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Volunteers return from Philippine relief efforts

Posted: January 13, 2014 - 1:00am
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In this photo from December 2, 2013, school children hold a sign thanking the Kodiak Filipino Bible Church donors who organized relief efforts for typhoon Haiyan victims in Isabel, Leyte, Philippines. Kodiak resident Jun Belen recently returned from Leyte, an area struck by Typhoon Haiyan in November, to donate relief funds raised in Kodiak, Alaska. With him he took approx. $8,000 donated from people in Kodiak and other churches in Alaska. Overall, Belen estimated he shared the money with 300-400 people. (AP Photo/Kodiak Filipino Bible Church, Remigio Belen Jr., )  Remigio Belen Jr.
Remigio Belen Jr.
In this photo from December 2, 2013, school children hold a sign thanking the Kodiak Filipino Bible Church donors who organized relief efforts for typhoon Haiyan victims in Isabel, Leyte, Philippines. Kodiak resident Jun Belen recently returned from Leyte, an area struck by Typhoon Haiyan in November, to donate relief funds raised in Kodiak, Alaska. With him he took approx. $8,000 donated from people in Kodiak and other churches in Alaska. Overall, Belen estimated he shared the money with 300-400 people. (AP Photo/Kodiak Filipino Bible Church, Remigio Belen Jr., )

KODIAK — Last month, Kodiak resident Jun Belen was feeding kids at a school on the Philippine island of Leyte when he was struck by the kindness of one boy.

At one of the schools where he cooked and distributed food, Belen saw a boy holding onto his plate of chicken and spaghetti, not eating it. He asked the boy why he wasn’t eating his food, and was touched by the response: “I was surprised when he said, ‘This is for my brother,’” Belen said. “I’m so blessed to see a person, a brother like this. I’m so touched for this boy. I told him ‘It’s OK, just bring this to your brother and I will give you another piece.’”

Belen recently returned from Leyte, an area struck by Typhoon Haiyan in November, to donate relief funds raised in Kodiak.

With him he took around $6,000 from people in Kodiak and around $2,000 from churches in Alaska, including the Filipino Bible Church. Some of the churches helped fund his travel costs.

“It was sad,” Belen said. “They said the first three days after the typhoon reached, they all had no food, no shelter. They said it’s like they have a coma in their hearts. They don’t like experiencing it anymore.”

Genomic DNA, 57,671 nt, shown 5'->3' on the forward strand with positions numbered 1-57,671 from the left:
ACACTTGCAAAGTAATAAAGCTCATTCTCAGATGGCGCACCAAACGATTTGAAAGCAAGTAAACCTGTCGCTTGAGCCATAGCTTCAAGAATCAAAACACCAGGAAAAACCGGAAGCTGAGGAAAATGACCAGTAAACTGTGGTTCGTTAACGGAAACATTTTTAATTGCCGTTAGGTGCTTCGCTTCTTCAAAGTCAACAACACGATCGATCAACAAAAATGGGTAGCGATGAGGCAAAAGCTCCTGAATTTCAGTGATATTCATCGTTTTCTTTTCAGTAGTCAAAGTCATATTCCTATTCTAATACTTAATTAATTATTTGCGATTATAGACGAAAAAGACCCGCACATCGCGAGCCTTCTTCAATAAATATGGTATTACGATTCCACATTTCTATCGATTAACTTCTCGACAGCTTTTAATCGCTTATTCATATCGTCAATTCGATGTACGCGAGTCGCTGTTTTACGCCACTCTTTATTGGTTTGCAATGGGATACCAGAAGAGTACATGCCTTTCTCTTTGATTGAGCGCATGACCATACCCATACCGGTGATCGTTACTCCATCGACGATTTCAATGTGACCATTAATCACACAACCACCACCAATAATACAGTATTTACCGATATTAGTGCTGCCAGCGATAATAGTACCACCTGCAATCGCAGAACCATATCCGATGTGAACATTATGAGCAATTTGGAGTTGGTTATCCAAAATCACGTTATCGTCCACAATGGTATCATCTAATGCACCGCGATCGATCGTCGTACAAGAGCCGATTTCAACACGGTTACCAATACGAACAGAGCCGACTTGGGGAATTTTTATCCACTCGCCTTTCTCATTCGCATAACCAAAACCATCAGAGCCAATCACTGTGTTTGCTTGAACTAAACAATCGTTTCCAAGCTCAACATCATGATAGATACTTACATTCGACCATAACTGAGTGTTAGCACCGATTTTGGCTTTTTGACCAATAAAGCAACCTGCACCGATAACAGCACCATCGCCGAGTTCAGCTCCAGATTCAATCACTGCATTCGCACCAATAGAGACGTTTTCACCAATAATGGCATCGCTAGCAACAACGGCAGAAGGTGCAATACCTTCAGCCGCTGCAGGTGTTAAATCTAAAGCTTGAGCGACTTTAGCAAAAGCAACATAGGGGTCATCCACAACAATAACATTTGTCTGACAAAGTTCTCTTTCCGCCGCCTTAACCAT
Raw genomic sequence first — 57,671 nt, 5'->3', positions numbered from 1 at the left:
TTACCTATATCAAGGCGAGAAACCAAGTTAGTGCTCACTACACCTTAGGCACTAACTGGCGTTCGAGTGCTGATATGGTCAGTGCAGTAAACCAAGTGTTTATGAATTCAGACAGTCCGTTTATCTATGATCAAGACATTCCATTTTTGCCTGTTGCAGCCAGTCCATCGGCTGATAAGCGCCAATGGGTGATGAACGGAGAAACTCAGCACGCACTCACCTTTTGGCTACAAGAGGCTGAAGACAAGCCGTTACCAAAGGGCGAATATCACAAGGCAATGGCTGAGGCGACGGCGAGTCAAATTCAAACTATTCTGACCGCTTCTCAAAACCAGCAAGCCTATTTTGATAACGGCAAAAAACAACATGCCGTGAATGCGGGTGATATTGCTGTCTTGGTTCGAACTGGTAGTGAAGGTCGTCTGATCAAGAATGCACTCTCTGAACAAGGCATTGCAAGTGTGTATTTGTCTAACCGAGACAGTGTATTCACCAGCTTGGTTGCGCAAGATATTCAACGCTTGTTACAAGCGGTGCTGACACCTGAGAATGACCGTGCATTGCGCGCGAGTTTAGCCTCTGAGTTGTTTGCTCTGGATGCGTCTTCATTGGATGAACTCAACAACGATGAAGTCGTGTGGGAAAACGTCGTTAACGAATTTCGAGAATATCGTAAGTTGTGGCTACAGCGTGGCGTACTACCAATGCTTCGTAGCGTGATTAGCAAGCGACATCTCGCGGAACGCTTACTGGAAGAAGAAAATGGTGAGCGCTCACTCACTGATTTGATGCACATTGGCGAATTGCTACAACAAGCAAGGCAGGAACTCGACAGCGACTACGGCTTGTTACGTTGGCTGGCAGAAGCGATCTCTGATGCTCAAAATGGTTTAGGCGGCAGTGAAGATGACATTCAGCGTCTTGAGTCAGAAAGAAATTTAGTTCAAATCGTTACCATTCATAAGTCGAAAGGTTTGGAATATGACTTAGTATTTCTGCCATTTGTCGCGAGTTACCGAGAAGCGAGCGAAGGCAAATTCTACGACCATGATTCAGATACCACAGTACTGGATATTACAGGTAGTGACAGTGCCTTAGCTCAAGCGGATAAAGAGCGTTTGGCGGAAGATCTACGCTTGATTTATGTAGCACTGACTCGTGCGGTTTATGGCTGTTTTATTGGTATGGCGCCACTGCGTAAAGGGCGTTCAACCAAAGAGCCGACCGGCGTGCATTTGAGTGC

Belen said people were already working to repair their homes so life could return to normal.

Some were working as carpenters fixing the homes of wealthier people, and others were patching their own homes.

“They had houses but no roofs,” he said. “They cannot live there because it’s damaged. Some had tarps on the top of their homes.”

For the most part, he observed people helping each other, but Belen was warned about driving through certain areas where crime and looting were common.

“It’s dangerous to go some places because of the looting,” he said.

Overall, Belen estimated he shared the money with 300-400 people, giving them around 500 Philippine pesos, approximately $12, for food. Some of the money Belen brought with him was used to feed children.

Alvin Arboleda also recently returned from the Philippines after spending time with his family in Manila, where he was able to donate the $14,400 raised in Kodiak various fundraisers. Much of the money was raised by volunteers who made and sold thousands of egg rolls.

Manila was outside the affected area, so Arboleda had a completely different experience than Belen.

“It was great,” he said. “We dropped it (the money) off with the foundation.”

Arboleda donated the money to ABS-CBN Foundation Inc., an organization that works to make an impact in the Philippines in the areas of the environment, education, childcare and disaster management. The foundation will distribute it to affected areas.

“We were not in an area where the storm hit,” he said. “I believe in the providence where the typhoon hit is still feeling the effects.”

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